Do you remember the first time, probably when you were a child, that you saw a little
bird that had fallen from the nest? Do you remember that feeling you had? You immediately felt compassion. And if the bird was still alive, you wanted to carefully pick it up and put it back in the nest (maybe that was when Mom or Dad told you that the scent of your touch would make the mother bird reject it, so it wouldn’t help to put it back. Some problems cannot be fixed). Nevertheless, you felt compassion for the bird’s suffering.
Compassion, empathy: these are God-given; gifts from our Creator; a way we are bonded to each other emotionally. We identify with suffering, and so we want it to stop.
We can be cynical about a politician who claims to “feel our pain,” but “feeling each other’s pain” makes us human. In fact it is deeply human to look at another person and imagine that I would feel the same pain as he does; I would suffer as she does if it were happening to me.
Imagination is at the heart of our empathy and compassion. We see suffering and imagine that we are the victim. We imagine ourselves as the Haitian person buried alive in a dark air-pocket of a collapsed building. We see our family trying to get by and pay bills after Dad’s company collapses and he has no job, or when mom gets sick, cannot work, and the medical bill start to mushroom. We see ourselves hungry, or out of gas, or abandoned; we imagine, and we feel compassion. It is a Gif of God.
Compassion joins us together in a community. We care for each other and know that when we need caring, there will be others around to care for us. We were meant to live in community with each other. We are people who were created to live together in a fruitful Garden. It was “not good for man to be alone,” so God gave Eve to Adam; the original community was born.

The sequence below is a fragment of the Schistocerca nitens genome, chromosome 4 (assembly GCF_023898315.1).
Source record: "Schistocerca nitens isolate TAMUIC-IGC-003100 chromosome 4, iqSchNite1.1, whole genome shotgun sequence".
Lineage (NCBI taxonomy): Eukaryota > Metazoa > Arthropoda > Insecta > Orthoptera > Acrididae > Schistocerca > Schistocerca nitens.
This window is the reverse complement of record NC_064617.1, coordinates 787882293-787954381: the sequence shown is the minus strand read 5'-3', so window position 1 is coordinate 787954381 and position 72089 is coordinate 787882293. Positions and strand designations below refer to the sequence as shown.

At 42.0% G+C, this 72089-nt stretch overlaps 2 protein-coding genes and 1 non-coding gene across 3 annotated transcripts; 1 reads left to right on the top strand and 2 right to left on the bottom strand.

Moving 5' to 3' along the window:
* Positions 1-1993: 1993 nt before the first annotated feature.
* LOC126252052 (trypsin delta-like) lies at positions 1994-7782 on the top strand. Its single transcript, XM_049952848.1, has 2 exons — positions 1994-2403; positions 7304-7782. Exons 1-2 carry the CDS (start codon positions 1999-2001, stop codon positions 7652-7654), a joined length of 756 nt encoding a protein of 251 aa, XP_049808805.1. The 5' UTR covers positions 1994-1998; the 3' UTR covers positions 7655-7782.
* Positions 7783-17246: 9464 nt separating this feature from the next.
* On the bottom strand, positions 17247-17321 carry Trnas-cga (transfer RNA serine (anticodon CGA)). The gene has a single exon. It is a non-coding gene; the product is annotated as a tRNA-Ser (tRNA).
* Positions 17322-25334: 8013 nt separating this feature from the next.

The corrupted community
But humans, created to be free, freely chose to do wrong, and the consequences followed
immediately. Adam blamed Eve for the temptation – and community was corrupted. Ever after that moment of disruption we have all longed to live in that garden of perfect harmony with each other, but we have known nothing that even comes close, save for brief episodes here and there.
Quickly in the story, we read that Cain killed his brother Abel. Human community devolved from harmony to horror within a generation. God intended the Garden, we made it a Golgotha – the place of the victim’s skull.
The mystery that I am unable to understand is the mystery of mercy: why God would still care about us, after what we had become is beyond me. But it must be “a family thing” – or something like “a family thing.” Parents visit prisons to see their sons or daughters behind bars – no matter what they have done, they don’t stop being family. Maybe that is something like the reason our heavenly Father keeps after us, longing for the day when we will return to him and live as we were created to live, fully human, fully alive to him and to each other.
We feel compassion when we see suffering because we were made that way. It is an inherited family trait. We get it from God our Father. He heard the cries of his children who were suffering in slavery under Pharaoh, and it moved him with compassion. He called Moses, and through him God delivered the children of Israel out of the house of bondage to the Empire.